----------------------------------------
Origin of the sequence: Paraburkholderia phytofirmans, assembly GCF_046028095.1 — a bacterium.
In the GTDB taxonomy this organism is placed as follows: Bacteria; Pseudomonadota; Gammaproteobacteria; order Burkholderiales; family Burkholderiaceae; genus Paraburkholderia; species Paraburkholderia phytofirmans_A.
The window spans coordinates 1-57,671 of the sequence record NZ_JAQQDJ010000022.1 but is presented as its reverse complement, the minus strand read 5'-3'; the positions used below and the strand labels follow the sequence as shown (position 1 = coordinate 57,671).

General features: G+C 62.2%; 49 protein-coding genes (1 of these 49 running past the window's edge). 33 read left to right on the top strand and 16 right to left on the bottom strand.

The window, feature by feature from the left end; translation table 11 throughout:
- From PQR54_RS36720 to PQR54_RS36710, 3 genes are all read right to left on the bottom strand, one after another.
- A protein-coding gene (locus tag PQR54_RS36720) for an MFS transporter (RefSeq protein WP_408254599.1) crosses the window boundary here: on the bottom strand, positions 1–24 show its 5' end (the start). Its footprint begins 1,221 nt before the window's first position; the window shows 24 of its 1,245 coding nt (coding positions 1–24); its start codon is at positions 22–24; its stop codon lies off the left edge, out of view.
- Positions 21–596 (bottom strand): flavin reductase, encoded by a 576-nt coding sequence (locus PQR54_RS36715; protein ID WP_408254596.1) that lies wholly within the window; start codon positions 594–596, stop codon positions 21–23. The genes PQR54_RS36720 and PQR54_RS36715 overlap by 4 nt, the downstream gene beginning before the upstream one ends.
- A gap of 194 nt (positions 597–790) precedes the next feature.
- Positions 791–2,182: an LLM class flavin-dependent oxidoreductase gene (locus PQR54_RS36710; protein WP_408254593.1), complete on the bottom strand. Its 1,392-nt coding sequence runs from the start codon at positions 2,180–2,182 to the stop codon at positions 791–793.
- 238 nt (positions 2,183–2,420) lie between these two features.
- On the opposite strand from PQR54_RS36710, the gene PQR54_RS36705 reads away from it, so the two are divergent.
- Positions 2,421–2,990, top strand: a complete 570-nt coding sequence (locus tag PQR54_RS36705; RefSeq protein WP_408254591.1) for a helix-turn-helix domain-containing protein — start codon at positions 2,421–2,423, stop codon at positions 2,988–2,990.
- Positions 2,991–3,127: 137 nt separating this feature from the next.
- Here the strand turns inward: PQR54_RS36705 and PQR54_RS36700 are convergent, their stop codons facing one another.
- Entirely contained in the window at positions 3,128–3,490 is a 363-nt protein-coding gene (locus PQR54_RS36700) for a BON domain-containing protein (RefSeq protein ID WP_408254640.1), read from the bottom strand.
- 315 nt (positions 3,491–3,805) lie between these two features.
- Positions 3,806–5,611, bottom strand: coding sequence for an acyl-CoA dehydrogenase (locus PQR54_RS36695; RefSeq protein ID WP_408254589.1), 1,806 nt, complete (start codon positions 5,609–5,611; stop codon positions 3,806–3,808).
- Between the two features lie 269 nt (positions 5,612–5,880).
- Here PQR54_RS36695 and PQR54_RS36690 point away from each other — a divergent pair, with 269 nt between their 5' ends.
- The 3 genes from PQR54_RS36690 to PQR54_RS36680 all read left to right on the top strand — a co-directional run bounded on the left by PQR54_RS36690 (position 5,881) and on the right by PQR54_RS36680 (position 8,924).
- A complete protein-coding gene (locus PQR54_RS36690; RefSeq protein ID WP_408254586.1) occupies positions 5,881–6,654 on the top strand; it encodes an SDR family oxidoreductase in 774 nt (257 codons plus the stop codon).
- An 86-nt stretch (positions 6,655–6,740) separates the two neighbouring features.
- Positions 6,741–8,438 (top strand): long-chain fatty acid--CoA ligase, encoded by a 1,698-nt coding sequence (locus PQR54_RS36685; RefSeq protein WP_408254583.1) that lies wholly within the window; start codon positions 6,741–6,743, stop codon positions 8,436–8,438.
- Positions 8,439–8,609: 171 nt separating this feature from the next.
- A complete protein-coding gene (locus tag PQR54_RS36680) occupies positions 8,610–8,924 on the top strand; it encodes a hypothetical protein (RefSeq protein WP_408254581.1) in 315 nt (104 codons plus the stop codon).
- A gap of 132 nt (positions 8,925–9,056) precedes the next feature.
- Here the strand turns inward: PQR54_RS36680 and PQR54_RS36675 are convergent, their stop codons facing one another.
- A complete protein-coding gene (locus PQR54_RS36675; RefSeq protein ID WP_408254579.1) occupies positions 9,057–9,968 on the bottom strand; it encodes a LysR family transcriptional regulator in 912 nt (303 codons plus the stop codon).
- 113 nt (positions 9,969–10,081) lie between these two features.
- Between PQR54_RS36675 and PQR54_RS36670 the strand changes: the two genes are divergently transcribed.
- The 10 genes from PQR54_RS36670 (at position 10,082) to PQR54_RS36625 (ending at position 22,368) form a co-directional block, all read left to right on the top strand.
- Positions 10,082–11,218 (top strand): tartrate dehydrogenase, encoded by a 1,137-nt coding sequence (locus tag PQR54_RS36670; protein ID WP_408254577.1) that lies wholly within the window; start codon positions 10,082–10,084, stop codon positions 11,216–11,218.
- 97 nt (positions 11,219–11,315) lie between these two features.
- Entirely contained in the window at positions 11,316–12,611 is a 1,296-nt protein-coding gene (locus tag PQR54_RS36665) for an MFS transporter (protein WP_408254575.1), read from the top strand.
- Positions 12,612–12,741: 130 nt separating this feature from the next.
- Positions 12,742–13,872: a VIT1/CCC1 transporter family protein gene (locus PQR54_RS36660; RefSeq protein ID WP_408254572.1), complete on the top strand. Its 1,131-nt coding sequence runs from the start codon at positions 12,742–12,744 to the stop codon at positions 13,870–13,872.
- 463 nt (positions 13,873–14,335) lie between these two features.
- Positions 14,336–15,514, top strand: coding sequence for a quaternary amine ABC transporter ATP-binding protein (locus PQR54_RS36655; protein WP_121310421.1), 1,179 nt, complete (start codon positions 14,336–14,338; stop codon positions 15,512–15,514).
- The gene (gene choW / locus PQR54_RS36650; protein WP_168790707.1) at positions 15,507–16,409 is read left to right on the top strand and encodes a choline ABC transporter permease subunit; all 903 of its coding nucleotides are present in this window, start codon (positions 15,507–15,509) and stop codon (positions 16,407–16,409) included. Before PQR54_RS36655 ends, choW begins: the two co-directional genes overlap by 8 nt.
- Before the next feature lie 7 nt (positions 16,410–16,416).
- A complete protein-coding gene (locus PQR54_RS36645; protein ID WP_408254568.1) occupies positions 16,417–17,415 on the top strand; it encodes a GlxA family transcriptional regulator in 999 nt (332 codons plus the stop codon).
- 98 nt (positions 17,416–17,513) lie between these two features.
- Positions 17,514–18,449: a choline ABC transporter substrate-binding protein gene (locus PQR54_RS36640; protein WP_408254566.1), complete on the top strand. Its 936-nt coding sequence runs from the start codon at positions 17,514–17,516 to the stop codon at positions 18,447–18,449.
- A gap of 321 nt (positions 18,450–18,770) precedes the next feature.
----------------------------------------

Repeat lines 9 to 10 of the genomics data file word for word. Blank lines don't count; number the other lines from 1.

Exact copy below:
- A gap of 194 nt (positions 597–790) precedes the next feature.
- Positions 791–2,182: an LLM class flavin-dependent oxidoreductase gene (locus PQR54_RS36710; protein WP_408254593.1), complete on the bottom strand. Its 1,392-nt coding sequence runs from the start codon at positions 2,180–2,182 to the stop codon at positions 791–793.